With great sadness, The Maryland Health Care Coalition Against Domestic Violence recognizes the tragic loss of three nurses in Maryland due to domestic violence. The victims, Tara Labang and Wendy Natalie Black, were shot and killed by their former partner, also a nurse, before he took his own life. [See article here.]
Acknowledging the statistic of about 1 in 3 women and 1 in 4 men have experienced some form of physical violence by an intimate partner in their lifetime, it is realistic to understand that violence is happening in our own hospital families.[i] According to the Maryland Hospital Association, Maryland hospitals employ over 108,000 doctors, nurses and other support staff.[ii] In fact, hospital systems often rank as the State’s largest employers. The staggering statistic of 1 in 3 and 1 in 4 could translate to tens of thousands of people who work in the medical setting that are also experiencing abuse in their relationship. Domestic violence can occur in any relationship regardless of race, age, sexual orientation, religion, gender, education level, socioeconomic background or occupation. The abuse one suffers can spill over into the workplace by means of loss of productivity or by threat of danger. As a hospital system, we need to address intimate partner violence for our patients, our staff and our communities. Every person deserves to live a safe, nonviolent life.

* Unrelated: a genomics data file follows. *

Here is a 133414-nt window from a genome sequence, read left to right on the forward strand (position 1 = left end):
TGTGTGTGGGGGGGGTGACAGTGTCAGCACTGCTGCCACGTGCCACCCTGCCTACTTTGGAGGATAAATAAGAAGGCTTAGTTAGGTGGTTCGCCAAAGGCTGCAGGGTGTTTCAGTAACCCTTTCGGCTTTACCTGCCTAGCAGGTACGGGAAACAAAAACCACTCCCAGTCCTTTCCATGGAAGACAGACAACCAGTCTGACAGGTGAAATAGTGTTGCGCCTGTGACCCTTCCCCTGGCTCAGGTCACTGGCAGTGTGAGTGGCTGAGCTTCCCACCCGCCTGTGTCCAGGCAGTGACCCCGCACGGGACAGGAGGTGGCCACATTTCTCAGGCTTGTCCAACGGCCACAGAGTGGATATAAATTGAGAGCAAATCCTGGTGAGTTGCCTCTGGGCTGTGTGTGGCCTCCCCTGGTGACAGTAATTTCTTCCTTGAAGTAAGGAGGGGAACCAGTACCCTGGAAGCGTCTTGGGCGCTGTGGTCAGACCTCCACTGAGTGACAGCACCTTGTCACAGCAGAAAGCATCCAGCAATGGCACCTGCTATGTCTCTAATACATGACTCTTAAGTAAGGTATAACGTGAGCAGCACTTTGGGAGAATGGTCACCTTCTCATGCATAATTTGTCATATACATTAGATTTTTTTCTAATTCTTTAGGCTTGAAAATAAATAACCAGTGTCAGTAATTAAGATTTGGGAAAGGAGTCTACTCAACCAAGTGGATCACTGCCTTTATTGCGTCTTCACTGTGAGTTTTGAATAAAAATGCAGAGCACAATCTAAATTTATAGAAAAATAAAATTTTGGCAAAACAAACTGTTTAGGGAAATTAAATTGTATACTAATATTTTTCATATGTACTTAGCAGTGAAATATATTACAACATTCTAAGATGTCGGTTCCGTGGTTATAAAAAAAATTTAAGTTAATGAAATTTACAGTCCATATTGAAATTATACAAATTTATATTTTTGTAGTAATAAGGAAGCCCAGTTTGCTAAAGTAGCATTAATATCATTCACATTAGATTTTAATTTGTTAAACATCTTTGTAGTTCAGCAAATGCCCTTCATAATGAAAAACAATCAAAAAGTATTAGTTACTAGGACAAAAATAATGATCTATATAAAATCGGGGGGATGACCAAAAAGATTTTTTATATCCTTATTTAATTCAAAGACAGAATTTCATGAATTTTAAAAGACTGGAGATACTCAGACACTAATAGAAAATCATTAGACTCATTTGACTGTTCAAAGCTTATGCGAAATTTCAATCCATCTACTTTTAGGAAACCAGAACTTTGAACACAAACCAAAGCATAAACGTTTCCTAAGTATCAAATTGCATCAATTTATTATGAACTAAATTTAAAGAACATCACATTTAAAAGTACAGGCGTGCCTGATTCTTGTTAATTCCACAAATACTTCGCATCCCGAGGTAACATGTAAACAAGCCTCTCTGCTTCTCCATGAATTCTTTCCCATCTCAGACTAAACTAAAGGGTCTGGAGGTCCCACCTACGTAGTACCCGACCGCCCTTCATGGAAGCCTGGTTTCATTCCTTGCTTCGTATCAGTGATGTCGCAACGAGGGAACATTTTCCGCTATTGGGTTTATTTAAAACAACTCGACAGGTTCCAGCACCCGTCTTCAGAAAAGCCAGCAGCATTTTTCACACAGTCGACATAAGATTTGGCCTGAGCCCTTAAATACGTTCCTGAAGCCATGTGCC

The Maryland Health Care Coalition Against Domestic Violence has a mission to improve the health industry’s response to intimate partner violence. We are comprised of several hospital based DV programs and allied professionals. If your hospital or medical setting is in need of information and/or education on intimate partner violence, contact us.